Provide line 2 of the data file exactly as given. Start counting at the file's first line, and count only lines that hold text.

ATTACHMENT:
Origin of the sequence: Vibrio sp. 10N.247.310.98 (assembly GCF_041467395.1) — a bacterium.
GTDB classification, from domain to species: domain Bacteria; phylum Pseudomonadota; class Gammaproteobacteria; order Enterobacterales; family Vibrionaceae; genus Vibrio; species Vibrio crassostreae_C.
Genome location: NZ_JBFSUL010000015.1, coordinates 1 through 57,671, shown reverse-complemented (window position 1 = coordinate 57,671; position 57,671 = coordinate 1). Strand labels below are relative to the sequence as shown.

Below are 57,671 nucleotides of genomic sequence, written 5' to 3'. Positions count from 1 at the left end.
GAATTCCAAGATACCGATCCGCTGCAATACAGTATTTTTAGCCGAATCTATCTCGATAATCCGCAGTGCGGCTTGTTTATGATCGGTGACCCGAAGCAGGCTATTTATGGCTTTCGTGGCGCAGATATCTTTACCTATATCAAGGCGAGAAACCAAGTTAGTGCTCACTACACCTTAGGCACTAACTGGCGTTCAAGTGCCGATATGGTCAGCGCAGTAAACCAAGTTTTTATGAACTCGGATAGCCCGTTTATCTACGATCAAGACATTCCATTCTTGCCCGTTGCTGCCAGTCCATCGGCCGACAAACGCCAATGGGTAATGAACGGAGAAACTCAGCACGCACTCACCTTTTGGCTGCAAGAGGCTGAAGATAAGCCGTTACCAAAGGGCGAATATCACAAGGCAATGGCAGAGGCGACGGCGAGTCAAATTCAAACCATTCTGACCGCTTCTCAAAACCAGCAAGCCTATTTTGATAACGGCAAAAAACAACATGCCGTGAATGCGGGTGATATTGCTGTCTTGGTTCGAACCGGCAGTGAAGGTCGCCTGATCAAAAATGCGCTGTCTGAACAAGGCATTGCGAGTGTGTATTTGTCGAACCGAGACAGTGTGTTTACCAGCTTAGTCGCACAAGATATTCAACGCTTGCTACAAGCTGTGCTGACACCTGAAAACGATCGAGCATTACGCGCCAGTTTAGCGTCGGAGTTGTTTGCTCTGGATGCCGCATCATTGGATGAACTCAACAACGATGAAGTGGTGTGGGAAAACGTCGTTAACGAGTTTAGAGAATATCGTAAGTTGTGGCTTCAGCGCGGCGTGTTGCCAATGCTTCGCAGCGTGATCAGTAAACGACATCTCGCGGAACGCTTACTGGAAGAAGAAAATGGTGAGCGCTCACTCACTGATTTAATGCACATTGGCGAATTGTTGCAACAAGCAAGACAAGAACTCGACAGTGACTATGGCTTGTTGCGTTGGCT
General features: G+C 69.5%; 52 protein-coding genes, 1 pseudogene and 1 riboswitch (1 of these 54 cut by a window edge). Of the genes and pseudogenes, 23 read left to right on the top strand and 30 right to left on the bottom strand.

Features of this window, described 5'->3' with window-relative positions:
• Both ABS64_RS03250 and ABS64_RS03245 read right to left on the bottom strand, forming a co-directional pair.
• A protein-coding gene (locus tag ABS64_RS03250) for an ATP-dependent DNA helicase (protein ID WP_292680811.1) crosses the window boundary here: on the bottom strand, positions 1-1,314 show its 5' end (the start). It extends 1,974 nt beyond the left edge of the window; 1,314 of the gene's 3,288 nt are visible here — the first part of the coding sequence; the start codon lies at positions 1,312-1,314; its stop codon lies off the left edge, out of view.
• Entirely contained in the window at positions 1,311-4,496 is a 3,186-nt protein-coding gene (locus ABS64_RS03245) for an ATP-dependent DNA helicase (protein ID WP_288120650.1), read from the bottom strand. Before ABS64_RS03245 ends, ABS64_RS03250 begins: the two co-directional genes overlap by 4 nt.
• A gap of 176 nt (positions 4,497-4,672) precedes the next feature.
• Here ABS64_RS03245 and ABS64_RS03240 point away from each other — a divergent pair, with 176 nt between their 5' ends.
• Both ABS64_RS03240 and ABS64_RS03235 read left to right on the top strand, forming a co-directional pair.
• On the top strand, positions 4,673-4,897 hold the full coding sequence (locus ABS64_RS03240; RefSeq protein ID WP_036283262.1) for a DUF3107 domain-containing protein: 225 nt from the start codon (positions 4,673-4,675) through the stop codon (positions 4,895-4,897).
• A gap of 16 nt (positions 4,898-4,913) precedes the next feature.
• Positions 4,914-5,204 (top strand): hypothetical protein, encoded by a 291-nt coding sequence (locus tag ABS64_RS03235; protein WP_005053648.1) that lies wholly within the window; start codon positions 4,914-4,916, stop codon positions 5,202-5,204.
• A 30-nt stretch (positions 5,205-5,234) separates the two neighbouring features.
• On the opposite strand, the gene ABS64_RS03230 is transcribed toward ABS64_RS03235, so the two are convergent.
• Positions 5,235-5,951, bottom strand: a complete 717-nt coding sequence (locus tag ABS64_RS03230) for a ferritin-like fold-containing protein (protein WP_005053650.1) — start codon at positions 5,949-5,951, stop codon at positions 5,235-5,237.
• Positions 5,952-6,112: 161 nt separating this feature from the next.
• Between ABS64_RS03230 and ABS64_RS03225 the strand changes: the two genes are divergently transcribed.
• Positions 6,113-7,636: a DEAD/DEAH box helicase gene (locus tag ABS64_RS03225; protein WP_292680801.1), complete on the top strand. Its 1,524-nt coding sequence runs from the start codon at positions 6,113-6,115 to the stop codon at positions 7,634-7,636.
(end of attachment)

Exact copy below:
GTDB classification, from domain to species: domain Bacteria; phylum Pseudomonadota; class Gammaproteobacteria; order Enterobacterales; family Vibrionaceae; genus Vibrio; species Vibrio crassostreae_C.